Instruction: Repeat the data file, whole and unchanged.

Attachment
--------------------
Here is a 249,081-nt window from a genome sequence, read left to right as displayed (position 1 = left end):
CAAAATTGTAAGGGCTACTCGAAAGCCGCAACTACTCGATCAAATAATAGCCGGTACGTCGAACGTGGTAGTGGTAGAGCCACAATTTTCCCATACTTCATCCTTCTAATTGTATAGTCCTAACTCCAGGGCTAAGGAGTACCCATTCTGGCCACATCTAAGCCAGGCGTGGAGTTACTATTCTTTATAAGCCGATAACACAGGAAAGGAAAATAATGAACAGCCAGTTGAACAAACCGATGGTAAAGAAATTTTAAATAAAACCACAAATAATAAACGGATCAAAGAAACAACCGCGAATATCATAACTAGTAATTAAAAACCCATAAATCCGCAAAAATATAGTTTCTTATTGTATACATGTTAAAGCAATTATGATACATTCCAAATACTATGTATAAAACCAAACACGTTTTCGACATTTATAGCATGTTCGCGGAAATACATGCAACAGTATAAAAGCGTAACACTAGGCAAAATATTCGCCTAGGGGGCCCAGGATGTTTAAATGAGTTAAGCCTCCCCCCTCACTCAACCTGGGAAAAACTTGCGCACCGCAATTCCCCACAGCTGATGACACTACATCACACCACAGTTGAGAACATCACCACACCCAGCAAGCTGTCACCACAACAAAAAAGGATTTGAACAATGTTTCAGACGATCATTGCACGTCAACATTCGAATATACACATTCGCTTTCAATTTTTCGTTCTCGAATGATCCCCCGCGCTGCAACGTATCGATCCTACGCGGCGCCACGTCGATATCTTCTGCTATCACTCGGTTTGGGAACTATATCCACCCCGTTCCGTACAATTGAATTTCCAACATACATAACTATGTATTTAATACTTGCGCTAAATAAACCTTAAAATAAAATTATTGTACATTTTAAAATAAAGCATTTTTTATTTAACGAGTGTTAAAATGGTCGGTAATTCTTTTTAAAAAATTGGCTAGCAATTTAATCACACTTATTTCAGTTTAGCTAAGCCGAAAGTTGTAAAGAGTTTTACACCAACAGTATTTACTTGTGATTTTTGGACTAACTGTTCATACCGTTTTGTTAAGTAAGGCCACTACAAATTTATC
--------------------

Here is a 249,081-nt window from a genome sequence, read left to right as displayed (position 1 = left end):
CAAAATTGTAAGGGCTACTCGAAAGCCGCAACTACTCGATCAAATAATAGCCGGTACGTCGAACGTGGTAGTGGTAGAGCCACAATTTTCCCATACTTCATCCTTCTAATTGTATAGTCCTAACTCCAGGGCTAAGGAGTACCCATTCTGGCCACATCTAAGCCAGGCGTGGAGTTACTATTCTTTATAAGCCGATAACACAGGAAAGGAAAATAATGAACAGCCAGTTGAACAAACCGATGGTAAAGAAATTTTAAATAAAACCACAAATAATAAACGGATCAAAGAAACAACCGCGAATATCATAACTAGTAATTAAAAACCCATAAATCCGCAAAAATATAGTTTCTTATTGTATACATGTTAAAGCAATTATGATACATTCCAAATACTATGTATAAAACCAAACACGTTTTCGACATTTATAGCATGTTCGCGGAAATACATGCAACAGTATAAAAGCGTAACACTAGGCAAAATATTCGCCTAGGGGGCCCAGGATGTTTAAATGAGTTAAGCCTCCCCCCTCACTCAACCTGGGAAAAACTTGCGCACCGCAATTCCCCACAGCTGATGACACTACATCACACCACAGTTGAGAACATCACCACACCCAGCAAGCTGTCACCACAACAAAAAAGGATTTGAACAATGTTTCAGACGATCATTGCACGTCAACATTCGAATATACACATTCGCTTTCAATTTTTCGTTCTCGAATGATCCCCCGCGCTGCAACGTATCGATCCTACGCGGCGCCACGTCGATATCTTCTGCTATCACTCGGTTTGGGAACTATATCCACCCCGTTCCGTACAATTGAATTTCCAACATACATAACTATGTATTTAATACTTGCGCTAAATAAACCTTAAAATAAAATTATTGTACATTTTAAAATAAAGCATTTTTTATTTAACGAGTGTTAAAATGGTCGGTAATTCTTTTTAAAAAATTGGCTAGCAATTTAATCACACTTATTTCAGTTTAGCTAAGCCGAAAGTTGTAAAGAGTTTTACACCAACAGTATTTACTTGTGATTTTTGGACTAACTGTTCATACCGTTTTGTTAAGTAAGGCCACTACAAATTTATC